Freeman

FROM THE PRESIDENT

Ludwig von Mises: A Voice for Freedom and Principle

Mises Understood the Dangers Humanity Faces

OCTOBER 01, 2003 by RICHARD EBELING

October 10 marks 30 years since the death of Austrian economist Ludwig von Mises. (He passed away at age 92.) For more than six decades in the twentieth century Mises was one of the leading voices for individual freedom and the market economy. During a time when socialist and interventionist ideas and policies seemed to be the almost inescapable wave of the future, he consistently and uncompromisingly defended human liberty, private property, the free market, and limited government.

Ludwig von Mises was an original scholar, an insightful policy analyst, and an influential teacher in both Europe and the United States. Without exaggeration, his books, essays, lectures, and personal impact on others were crucial in stemming the intellectual trends toward various forms of collectivism during the last 100 years. Mises’s most famous protégé, the Austrian economist and Nobel laureate F. A. Hayek, once said, “There is no single man to whom I owe more intellectually. . . . He certainly had more influence on my outlook of economics than any other man.”

Mises was born in Lemberg (now Lvov) in the old Austro-Hungarian Empire on September 29, 1881. He attended the University of Vienna and earned a doctoral degree in jurisprudence in 1906, with an emphasis on economics. He made his living, however, not in academia but in the world of public policy, in the role of economic analyst for the Vienna Chamber of Commerce, Crafts, and Industry, a position he held from 1909 until 1934.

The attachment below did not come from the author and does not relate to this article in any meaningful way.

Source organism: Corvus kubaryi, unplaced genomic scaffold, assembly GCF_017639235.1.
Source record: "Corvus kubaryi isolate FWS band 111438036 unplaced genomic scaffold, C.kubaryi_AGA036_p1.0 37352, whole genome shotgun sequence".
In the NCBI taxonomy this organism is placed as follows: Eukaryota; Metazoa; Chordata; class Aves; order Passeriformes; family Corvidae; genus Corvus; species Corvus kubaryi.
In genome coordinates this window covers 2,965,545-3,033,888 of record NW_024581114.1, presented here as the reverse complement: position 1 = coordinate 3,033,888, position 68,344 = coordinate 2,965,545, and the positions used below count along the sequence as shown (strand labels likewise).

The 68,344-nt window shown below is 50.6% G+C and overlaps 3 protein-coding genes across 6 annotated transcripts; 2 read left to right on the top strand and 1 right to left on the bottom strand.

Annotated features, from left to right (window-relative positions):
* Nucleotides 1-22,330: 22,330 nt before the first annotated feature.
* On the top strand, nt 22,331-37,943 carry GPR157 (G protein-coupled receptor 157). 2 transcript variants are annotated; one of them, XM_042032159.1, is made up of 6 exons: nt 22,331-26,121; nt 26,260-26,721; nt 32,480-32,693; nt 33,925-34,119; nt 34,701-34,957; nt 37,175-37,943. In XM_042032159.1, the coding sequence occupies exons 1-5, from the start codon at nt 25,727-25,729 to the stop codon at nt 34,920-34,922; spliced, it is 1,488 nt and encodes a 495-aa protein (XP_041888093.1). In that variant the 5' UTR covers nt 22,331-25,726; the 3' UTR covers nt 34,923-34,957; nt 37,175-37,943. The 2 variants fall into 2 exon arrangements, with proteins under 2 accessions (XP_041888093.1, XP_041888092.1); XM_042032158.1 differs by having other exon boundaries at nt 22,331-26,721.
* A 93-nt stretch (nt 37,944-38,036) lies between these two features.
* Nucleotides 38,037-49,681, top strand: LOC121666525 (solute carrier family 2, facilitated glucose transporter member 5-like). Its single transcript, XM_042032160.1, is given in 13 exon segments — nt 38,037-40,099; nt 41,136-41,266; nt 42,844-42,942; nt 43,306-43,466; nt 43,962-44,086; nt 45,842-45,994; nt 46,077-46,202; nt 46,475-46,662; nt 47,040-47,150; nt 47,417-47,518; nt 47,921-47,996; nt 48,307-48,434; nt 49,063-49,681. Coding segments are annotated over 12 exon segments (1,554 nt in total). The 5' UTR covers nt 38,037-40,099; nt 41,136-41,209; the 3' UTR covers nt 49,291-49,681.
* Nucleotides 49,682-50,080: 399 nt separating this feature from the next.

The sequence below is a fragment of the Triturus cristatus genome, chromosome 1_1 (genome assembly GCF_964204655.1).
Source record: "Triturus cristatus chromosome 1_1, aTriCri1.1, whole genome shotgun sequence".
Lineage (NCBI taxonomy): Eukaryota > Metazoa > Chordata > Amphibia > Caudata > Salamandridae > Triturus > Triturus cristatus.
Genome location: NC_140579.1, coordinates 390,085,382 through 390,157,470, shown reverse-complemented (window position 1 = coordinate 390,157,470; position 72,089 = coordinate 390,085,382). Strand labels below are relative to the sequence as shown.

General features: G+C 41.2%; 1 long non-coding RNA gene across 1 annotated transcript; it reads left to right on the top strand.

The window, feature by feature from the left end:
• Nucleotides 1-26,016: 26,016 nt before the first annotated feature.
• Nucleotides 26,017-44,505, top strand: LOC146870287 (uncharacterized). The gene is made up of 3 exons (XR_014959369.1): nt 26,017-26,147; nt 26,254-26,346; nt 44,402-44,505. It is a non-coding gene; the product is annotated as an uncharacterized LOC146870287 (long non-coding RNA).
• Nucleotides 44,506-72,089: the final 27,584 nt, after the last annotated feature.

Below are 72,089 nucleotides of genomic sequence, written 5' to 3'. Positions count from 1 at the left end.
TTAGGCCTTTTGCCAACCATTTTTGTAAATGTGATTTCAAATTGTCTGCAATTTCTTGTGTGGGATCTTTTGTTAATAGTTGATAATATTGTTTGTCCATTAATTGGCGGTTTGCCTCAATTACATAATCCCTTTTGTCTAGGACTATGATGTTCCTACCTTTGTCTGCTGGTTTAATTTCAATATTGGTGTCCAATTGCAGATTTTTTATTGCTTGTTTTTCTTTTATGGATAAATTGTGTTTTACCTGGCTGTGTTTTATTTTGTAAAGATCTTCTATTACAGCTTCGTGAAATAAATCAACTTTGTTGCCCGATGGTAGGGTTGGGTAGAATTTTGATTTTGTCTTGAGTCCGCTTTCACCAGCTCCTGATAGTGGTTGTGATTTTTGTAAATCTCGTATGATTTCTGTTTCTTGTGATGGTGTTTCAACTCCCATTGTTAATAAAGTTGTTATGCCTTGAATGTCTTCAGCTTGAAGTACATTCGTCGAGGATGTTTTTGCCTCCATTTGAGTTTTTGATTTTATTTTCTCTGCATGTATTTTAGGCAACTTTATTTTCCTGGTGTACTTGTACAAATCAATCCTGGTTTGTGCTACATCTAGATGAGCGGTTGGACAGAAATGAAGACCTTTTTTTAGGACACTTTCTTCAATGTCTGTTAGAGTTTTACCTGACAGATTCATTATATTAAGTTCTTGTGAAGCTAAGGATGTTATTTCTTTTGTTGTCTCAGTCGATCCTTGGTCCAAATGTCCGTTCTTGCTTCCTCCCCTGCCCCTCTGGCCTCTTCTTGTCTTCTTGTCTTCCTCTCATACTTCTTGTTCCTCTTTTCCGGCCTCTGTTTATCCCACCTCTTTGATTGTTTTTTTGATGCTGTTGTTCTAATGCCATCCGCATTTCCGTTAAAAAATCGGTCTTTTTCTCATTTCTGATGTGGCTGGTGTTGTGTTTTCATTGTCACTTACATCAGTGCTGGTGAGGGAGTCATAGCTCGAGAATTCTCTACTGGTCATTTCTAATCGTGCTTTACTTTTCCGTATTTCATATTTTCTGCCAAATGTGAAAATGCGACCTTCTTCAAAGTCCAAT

In the Austria between the two world wars he was a leading figure in bringing the Great Austrian Inflation to a halt and assisted in reorganizing the Austrian National Bank on a non-inflationary, gold-backed basis. He was an influential voice in preventing the Austrian socialists from nationalizing commerce and industry and was in charge of a department of the League of Nations’ Reparations Commission in Austria. During these years Mises also founded the Austrian Institute for Business Cycle Research, taught a highly acclaimed seminar each term at the University of Vienna, was the Austrian representative of the European Free Trade Association, and led a world-renowned private seminar for Austrian and visiting scholars at his office at the Chamber of Commerce.

But his international recognition during these years and the remainder of his life was the result of his profoundly important contributions to economics and social philosophy. Even before World War I he developed what became known as the Austrian theory of money and the business cycle in The Theory of Money and Credit (1912); he showed that inflations and depressions had their origin in government mismanagement of the monetary and banking systems.

But Mises’s most famous contribution in the period immediately following World War I was his demonstration, in his 1920 article “Economic Calculation in the Socialist Commonwealth” and in his treatise Socialism: An Economic and Sociological Analysis (1922), that socialist central planning was inherently unworkable for any rational use and allocation of the goods and resources in society. The abolition of private property, the elimination of monetary transactions, and the end of market-based competition meant the loss of the price system. But market-generated prices were the essential social tools by which all the goods and services, resources, and capital could be reduced to a relatively simple and useable common denominator for purposes of economic calculation by consumers, producers, and resources owners.